- Westhead reflected on Trafford Housing Trust’s tie-up with L&Q, representing a £4bn investment in housing in the North West. “Our relationship with L&Q is two years old, we achieved our initial objectives, and that gave them belief and trust that we were the right partner to be charged with delivering 20,000 homes in the North West”
- Lyden said modular housebuilding was “a fringe subject” when it was first looked at by Urban Splash, but is beginning to gain momentum: “Modular has shaken off the negative aspects of the word ‘prefab’”, he said
- “We can show modular can now offer real quality and choice in a market where that’s not always what’s happening”
- Fearns said Novo’s approach had been around “challenging the accepted norm” in established locations like Altrincham, where it is particularly active
- “I’ve argued many a time with councillors three times my age, but we need to bring something modern, new, and fresh – we shouldn’t shy away from engaging”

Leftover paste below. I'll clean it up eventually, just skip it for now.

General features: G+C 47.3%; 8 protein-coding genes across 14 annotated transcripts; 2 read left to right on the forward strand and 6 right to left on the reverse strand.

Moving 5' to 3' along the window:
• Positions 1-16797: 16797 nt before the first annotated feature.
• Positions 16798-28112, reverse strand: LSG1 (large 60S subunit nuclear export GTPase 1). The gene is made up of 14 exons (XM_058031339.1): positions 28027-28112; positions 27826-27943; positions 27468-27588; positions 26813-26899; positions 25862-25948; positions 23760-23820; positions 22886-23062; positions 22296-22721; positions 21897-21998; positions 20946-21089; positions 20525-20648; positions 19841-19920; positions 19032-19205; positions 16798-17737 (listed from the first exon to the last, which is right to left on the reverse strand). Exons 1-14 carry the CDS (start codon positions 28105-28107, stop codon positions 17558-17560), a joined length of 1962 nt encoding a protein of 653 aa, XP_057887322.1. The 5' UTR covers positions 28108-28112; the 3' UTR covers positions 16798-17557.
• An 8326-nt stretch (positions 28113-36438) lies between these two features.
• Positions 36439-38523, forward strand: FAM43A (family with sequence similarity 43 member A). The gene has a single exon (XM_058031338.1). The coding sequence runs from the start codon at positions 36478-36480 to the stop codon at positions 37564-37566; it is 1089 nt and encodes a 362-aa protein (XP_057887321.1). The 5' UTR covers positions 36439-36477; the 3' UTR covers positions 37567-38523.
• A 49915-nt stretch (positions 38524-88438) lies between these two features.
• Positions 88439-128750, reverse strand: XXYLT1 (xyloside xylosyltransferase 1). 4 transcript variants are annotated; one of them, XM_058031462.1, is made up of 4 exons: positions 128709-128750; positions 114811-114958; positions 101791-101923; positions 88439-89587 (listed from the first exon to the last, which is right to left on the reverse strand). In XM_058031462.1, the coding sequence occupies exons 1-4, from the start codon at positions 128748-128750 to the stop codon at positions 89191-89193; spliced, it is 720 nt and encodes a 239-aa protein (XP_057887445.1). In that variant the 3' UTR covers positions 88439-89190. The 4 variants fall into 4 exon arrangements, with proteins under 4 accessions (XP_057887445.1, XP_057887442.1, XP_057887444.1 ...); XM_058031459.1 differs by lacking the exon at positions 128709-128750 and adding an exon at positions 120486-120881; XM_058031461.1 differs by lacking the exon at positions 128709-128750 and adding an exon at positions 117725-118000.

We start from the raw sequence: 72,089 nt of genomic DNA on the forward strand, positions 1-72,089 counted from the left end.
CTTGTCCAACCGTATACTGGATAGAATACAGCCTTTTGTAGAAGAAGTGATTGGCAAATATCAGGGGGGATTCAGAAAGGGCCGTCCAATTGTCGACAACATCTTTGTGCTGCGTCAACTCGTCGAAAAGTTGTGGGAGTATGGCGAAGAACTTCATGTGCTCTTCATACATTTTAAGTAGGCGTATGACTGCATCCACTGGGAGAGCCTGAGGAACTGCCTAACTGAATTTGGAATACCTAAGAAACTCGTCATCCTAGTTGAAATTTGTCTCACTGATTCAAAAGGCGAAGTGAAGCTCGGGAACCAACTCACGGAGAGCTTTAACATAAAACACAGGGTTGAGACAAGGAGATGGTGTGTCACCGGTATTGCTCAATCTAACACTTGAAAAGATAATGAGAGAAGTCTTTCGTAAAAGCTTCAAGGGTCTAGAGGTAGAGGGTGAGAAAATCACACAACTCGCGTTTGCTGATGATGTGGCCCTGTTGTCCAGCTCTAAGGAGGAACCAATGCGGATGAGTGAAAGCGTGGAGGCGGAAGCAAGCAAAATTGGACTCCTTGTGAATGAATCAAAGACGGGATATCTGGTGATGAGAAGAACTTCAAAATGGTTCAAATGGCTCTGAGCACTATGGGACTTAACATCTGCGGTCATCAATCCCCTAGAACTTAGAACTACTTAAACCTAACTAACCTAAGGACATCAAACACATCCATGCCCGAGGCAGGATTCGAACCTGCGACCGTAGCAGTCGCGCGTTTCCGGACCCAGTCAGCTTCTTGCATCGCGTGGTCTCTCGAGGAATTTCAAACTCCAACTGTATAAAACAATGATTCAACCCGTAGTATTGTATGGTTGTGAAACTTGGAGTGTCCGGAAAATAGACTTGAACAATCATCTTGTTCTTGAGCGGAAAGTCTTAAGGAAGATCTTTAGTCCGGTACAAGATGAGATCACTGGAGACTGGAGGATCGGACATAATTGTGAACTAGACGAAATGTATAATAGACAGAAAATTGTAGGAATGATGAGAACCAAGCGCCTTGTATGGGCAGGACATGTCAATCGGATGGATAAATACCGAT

- He added Altrincham had been “a victim of its own success” in many ways, and the challenge would be to keep affordable housing within the town centre as values rise
Great George Street
Chris Bolland of Brock Carmichael then presented on plans for the Great George Street site in Liverpool, formerly known as New Chinatown.
- The site south of Liverpool’s Anglican Cathedral has had a chequered history, with a previous scheme stalling before being purchased last year
- Bolland said the site “has pretty much every constraint you can think of” and has been “forgotten”: “It’s 10m too small in every conceivable direction, there are ventilation shafts, a substation, tunnels underneath, and Network Rail assets”
- He outlined the fresh proposals for the site, which will feature apartments, 45,000 sq ft of offices, 65,000 sq ft of retail and leisure, along with a hotel